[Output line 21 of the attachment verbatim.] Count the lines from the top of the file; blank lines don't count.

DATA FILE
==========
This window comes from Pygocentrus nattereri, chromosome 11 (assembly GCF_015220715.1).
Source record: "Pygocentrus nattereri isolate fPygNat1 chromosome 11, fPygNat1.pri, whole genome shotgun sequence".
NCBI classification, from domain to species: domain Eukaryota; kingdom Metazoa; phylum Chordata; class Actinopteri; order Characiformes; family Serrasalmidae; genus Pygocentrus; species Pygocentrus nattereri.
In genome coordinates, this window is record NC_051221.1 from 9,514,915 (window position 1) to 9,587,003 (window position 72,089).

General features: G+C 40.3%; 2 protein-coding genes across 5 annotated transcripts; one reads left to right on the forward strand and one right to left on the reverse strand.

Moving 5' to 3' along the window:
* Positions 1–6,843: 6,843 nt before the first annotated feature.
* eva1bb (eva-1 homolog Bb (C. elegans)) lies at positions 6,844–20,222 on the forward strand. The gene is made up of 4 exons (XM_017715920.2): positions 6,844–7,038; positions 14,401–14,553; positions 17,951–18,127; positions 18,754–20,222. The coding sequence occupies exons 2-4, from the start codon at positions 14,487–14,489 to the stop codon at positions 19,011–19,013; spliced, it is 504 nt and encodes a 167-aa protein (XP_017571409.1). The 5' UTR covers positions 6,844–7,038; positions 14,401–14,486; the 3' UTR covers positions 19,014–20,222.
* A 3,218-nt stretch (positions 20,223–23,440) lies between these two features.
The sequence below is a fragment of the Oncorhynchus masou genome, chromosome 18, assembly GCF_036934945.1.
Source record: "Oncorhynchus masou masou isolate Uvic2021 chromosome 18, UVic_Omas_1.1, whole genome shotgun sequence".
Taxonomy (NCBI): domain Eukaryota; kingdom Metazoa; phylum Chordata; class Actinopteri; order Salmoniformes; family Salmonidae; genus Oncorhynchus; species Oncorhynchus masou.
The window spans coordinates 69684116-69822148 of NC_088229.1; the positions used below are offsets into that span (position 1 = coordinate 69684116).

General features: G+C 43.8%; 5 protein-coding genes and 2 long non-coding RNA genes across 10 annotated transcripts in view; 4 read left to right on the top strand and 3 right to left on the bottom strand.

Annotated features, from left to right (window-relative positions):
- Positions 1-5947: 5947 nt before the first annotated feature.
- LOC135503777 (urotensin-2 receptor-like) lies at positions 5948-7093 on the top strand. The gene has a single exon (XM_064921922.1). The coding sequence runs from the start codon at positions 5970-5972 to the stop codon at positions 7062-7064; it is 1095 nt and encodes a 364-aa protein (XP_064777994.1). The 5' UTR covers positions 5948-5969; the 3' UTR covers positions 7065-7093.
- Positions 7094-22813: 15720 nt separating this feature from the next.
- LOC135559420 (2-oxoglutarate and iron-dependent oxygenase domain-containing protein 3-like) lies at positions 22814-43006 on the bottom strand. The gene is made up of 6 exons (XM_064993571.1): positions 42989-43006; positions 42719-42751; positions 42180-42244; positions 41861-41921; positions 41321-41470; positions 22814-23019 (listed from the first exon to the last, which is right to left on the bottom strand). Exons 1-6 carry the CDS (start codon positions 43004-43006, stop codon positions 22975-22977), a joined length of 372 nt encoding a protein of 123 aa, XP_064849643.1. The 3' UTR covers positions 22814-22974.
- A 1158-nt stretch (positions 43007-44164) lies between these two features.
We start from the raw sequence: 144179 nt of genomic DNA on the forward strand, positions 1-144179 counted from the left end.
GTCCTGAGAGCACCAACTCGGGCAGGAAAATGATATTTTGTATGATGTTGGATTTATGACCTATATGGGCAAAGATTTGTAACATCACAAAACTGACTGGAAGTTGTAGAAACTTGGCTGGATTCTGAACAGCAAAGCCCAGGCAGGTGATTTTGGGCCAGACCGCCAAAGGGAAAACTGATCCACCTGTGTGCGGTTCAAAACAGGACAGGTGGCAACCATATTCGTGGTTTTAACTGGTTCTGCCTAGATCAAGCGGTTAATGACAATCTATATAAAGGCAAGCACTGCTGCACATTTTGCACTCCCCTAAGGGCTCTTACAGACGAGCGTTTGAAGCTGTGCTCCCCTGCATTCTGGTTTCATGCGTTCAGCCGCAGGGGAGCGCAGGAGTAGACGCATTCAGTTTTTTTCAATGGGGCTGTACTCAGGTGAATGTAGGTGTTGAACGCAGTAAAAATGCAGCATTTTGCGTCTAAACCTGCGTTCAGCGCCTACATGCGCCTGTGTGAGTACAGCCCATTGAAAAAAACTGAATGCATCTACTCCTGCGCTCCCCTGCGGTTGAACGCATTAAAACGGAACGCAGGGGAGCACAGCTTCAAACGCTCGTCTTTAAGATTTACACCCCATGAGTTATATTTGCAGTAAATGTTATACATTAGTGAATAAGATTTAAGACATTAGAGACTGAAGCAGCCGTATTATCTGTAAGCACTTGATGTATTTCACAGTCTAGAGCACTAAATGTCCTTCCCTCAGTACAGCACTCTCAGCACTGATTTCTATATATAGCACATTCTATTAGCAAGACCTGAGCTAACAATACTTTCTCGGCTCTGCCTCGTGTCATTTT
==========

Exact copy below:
We start from the raw sequence: 144179 nt of genomic DNA on the forward strand, positions 1-144179 counted from the left end.